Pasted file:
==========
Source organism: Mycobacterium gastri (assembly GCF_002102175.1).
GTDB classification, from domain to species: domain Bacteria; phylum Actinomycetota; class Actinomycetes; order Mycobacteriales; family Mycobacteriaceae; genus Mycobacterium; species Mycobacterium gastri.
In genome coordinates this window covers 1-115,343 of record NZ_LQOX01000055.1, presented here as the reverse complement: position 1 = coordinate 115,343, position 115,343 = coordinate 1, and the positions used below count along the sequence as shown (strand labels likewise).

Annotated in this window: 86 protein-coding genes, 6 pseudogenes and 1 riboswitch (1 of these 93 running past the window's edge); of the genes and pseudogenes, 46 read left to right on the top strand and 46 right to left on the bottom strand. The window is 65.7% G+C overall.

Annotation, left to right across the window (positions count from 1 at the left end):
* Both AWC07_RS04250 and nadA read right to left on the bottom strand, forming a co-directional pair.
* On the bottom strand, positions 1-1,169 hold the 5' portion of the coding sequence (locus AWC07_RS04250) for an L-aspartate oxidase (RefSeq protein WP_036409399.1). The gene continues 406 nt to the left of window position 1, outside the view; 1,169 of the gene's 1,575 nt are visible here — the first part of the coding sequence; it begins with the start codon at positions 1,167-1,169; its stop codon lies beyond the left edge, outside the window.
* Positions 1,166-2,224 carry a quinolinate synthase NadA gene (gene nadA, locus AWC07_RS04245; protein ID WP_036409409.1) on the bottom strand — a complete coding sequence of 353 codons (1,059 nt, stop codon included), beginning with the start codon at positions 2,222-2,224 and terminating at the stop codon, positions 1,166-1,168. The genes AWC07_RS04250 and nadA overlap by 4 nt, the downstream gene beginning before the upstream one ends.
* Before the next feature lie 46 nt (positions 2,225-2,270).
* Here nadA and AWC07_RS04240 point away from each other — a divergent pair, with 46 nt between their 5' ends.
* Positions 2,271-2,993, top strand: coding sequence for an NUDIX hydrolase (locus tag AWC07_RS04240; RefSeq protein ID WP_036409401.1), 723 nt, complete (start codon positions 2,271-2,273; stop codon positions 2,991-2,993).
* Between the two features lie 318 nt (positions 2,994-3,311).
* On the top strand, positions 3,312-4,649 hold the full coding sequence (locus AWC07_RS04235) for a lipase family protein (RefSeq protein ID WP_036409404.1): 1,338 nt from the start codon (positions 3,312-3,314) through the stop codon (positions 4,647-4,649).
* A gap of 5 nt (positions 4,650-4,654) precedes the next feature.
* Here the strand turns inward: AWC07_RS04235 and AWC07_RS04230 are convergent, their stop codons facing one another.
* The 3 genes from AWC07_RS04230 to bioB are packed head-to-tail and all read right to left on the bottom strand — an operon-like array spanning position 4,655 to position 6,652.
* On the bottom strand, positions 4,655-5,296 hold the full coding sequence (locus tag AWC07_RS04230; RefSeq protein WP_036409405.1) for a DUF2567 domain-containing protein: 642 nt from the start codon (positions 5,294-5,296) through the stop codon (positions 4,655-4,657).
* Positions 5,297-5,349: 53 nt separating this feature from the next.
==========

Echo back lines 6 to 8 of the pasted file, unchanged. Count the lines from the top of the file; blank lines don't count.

* Both AWC07_RS04250 and nadA read right to left on the bottom strand, forming a co-directional pair.
* On the bottom strand, positions 1-1,169 hold the 5' portion of the coding sequence (locus AWC07_RS04250) for an L-aspartate oxidase (RefSeq protein WP_036409399.1). The gene continues 406 nt to the left of window position 1, outside the view; 1,169 of the gene's 1,575 nt are visible here — the first part of the coding sequence; it begins with the start codon at positions 1,167-1,169; its stop codon lies beyond the left edge, outside the window.
* Positions 1,166-2,224 carry a quinolinate synthase NadA gene (gene nadA, locus AWC07_RS04245; protein ID WP_036409409.1) on the bottom strand — a complete coding sequence of 353 codons (1,059 nt, stop codon included), beginning with the start codon at positions 2,222-2,224 and terminating at the stop codon, positions 1,166-1,168. The genes AWC07_RS04250 and nadA overlap by 4 nt, the downstream gene beginning before the upstream one ends.